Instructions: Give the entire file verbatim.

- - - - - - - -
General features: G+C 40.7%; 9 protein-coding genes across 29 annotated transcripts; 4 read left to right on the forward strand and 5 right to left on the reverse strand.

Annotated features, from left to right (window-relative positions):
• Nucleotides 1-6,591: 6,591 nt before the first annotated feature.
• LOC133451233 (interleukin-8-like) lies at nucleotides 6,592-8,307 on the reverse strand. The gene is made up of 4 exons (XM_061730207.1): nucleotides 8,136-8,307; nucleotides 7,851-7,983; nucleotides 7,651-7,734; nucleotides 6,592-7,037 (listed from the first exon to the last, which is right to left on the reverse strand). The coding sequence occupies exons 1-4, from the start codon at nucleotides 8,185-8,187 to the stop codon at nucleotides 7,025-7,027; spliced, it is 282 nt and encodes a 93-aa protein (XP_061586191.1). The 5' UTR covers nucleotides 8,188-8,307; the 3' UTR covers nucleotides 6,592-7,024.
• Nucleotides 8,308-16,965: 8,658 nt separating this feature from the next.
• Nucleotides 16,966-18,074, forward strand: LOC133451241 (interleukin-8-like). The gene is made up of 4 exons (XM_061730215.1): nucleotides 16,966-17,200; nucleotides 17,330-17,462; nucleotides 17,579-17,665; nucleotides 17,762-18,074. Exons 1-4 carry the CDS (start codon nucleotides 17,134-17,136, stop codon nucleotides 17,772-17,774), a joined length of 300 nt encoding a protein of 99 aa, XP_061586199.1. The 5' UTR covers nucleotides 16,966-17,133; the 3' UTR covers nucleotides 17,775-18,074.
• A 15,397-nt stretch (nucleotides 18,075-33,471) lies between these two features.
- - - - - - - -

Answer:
General features: G+C 40.7%; 9 protein-coding genes across 29 annotated transcripts; 4 read left to right on the forward strand and 5 right to left on the reverse strand.

Annotated features, from left to right (window-relative positions):
• Nucleotides 1-6,591: 6,591 nt before the first annotated feature.
• LOC133451233 (interleukin-8-like) lies at nucleotides 6,592-8,307 on the reverse strand. The gene is made up of 4 exons (XM_061730207.1): nucleotides 8,136-8,307; nucleotides 7,851-7,983; nucleotides 7,651-7,734; nucleotides 6,592-7,037 (listed from the first exon to the last, which is right to left on the reverse strand). The coding sequence occupies exons 1-4, from the start codon at nucleotides 8,185-8,187 to the stop codon at nucleotides 7,025-7,027; spliced, it is 282 nt and encodes a 93-aa protein (XP_061586191.1). The 5' UTR covers nucleotides 8,188-8,307; the 3' UTR covers nucleotides 6,592-7,024.
• Nucleotides 8,308-16,965: 8,658 nt separating this feature from the next.
• Nucleotides 16,966-18,074, forward strand: LOC133451241 (interleukin-8-like). The gene is made up of 4 exons (XM_061730215.1): nucleotides 16,966-17,200; nucleotides 17,330-17,462; nucleotides 17,579-17,665; nucleotides 17,762-18,074. Exons 1-4 carry the CDS (start codon nucleotides 17,134-17,136, stop codon nucleotides 17,772-17,774), a joined length of 300 nt encoding a protein of 99 aa, XP_061586199.1. The 5' UTR covers nucleotides 16,966-17,133; the 3' UTR covers nucleotides 17,775-18,074.
• A 15,397-nt stretch (nucleotides 18,075-33,471) lies between these two features.